Bumpkin Island? Gallops Island?

They're Right here in Massachusetts!

One of the best things about being a State Representative is all the mail you get.

And I love mail. Yes, letters, newsletters, catalogs, tapes, even junkmail.

There's always something to read. And, something to learn.

Recently, the Boston Harbor Association's newsletter arrived, and I was fascinated to read about the many islands off our shore, islands that I've never heard of. And I bet you haven't either.

Now, being from Iowa originally, we didn't have islands. Sandbars, sometimes, in the middle of the Missouri River. But no islands. So I was fascinated to learn that Massachusetts' harbor islands have become a National Recreation Area.

That means there are a lot of plans to make the islands more interesting to visitors.

All together there are 31 islands. And the National Park Service thinks they'll one day attract 500,000 visitors a year, create 700 jobs, and pump $200-million into the economy. A network of year around water transportation connecting the islands and the mainland is being planned. And some $30-million will be spend to improve beaches.

The islands are diverse.

For example, Spectator Island Park will be built on the existing landfill on that island, and offer walking trails beaches, picnic areas, pier and visitor center.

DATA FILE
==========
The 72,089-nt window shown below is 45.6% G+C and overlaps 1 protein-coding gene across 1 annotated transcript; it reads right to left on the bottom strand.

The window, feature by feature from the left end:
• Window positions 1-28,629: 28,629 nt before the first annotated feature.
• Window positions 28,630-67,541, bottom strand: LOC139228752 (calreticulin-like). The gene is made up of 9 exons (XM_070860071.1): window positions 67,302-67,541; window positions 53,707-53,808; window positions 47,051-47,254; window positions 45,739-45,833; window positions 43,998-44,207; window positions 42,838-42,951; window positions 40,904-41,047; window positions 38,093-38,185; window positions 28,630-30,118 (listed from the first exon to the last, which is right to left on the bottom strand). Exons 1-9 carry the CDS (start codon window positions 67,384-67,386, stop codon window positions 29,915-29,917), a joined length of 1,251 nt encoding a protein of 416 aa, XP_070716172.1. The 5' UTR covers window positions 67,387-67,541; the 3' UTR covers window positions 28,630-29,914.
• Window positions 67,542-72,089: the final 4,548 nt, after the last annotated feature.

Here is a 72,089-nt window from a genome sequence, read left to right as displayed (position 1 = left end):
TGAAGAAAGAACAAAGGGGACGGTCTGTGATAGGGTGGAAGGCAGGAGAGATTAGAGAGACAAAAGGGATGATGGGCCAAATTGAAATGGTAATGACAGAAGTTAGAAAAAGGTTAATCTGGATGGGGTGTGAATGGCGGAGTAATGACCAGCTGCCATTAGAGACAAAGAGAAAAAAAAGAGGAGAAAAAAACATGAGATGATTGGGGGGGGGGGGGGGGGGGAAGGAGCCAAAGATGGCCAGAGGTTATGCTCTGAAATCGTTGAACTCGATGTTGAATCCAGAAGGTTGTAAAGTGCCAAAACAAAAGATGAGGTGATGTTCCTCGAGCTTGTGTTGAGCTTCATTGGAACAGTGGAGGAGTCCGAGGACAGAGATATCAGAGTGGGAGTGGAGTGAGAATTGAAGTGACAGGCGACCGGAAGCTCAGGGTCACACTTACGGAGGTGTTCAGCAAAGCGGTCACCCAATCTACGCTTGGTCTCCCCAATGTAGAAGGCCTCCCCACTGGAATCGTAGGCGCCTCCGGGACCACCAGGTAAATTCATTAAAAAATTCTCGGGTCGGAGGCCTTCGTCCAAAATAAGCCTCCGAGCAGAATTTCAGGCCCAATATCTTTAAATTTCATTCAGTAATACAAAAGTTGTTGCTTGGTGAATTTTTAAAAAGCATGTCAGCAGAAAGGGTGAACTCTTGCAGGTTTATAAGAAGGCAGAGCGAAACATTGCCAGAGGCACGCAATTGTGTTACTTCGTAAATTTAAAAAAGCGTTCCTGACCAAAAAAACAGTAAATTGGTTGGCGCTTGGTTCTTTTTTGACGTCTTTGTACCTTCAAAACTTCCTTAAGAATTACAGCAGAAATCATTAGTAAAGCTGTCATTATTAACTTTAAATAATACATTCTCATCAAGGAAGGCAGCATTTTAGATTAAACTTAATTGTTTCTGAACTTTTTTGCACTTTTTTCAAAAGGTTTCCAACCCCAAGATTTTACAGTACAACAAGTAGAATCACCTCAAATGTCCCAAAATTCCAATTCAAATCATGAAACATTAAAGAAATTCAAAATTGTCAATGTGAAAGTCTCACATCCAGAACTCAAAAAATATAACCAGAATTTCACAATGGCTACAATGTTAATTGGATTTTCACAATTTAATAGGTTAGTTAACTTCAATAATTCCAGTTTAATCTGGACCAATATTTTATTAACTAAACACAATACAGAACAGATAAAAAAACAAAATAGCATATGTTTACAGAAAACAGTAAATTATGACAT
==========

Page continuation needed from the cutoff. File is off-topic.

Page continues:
Calf Island has ruins of the Cheney Estate. Gallops Island features grassy bluffs and a great view of Boston's skyline, as well as a heron rookery. Herons, along with periwinkles, snails, starfish and sea anemones, enjoy the natural habitat of the rugged Brewsters.

The remains of Fort Strong are on Long Island, which can be reached by a causeway across Moon Island. Bumpkin Island has picturesque stone ruins.

Slate Island, Grape Island, Sheep Island, Nut Island, Hangman Island, Spectacle Island, Castle Island, Hog Island, Raccoon Island. They're all there, along with Deer Island.

I'm not sure I want to visit Deer Island, with its brand new public walkway winding around egg-shaped sludge digesters. But, if you're fascinated by the innards of a sewage treatment plant, you can request a tour.

I would, however, like to visit the first lighthouse in America. Boston Light, in Boston Harbor. And I'd love to know who named all these islands. And why.

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